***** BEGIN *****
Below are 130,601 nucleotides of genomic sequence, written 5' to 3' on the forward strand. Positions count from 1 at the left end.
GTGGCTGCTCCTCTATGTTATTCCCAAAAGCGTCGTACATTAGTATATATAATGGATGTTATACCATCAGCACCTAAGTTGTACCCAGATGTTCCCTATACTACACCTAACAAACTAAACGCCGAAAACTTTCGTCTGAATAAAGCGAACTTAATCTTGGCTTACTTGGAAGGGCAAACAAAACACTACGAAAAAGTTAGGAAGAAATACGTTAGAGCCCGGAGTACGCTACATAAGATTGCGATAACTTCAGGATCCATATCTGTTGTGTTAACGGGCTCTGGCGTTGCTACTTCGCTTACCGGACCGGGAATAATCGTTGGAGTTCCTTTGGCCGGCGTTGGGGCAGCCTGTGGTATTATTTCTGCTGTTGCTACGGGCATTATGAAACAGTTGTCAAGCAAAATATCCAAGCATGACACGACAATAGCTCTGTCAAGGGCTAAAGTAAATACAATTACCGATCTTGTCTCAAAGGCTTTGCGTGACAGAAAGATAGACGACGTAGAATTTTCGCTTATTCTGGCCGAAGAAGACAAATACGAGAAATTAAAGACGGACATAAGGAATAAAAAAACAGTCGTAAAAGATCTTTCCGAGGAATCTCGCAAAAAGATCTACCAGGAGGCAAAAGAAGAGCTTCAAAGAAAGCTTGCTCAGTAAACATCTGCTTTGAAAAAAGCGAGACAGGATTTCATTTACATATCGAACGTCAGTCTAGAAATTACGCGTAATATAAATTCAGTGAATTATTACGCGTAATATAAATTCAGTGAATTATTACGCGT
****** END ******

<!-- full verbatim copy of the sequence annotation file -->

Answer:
Below are 130,601 nucleotides of genomic sequence, written 5' to 3' on the forward strand. Positions count from 1 at the left end.
GTGGCTGCTCCTCTATGTTATTCCCAAAAGCGTCGTACATTAGTATATATAATGGATGTTATACCATCAGCACCTAAGTTGTACCCAGATGTTCCCTATACTACACCTAACAAACTAAACGCCGAAAACTTTCGTCTGAATAAAGCGAACTTAATCTTGGCTTACTTGGAAGGGCAAACAAAACACTACGAAAAAGTTAGGAAGAAATACGTTAGAGCCCGGAGTACGCTACATAAGATTGCGATAACTTCAGGATCCATATCTGTTGTGTTAACGGGCTCTGGCGTTGCTACTTCGCTTACCGGACCGGGAATAATCGTTGGAGTTCCTTTGGCCGGCGTTGGGGCAGCCTGTGGTATTATTTCTGCTGTTGCTACGGGCATTATGAAACAGTTGTCAAGCAAAATATCCAAGCATGACACGACAATAGCTCTGTCAAGGGCTAAAGTAAATACAATTACCGATCTTGTCTCAAAGGCTTTGCGTGACAGAAAGATAGACGACGTAGAATTTTCGCTTATTCTGGCCGAAGAAGACAAATACGAGAAATTAAAGACGGACATAAGGAATAAAAAAACAGTCGTAAAAGATCTTTCCGAGGAATCTCGCAAAAAGATCTACCAGGAGGCAAAAGAAGAGCTTCAAAGAAAGCTTGCTCAGTAAACATCTGCTTTGAAAAAAGCGAGACAGGATTTCATTTACATATCGAACGTCAGTCTAGAAATTACGCGTAATATAAATTCAGTGAATTATTACGCGTAATATAAATTCAGTGAATTATTACGCGT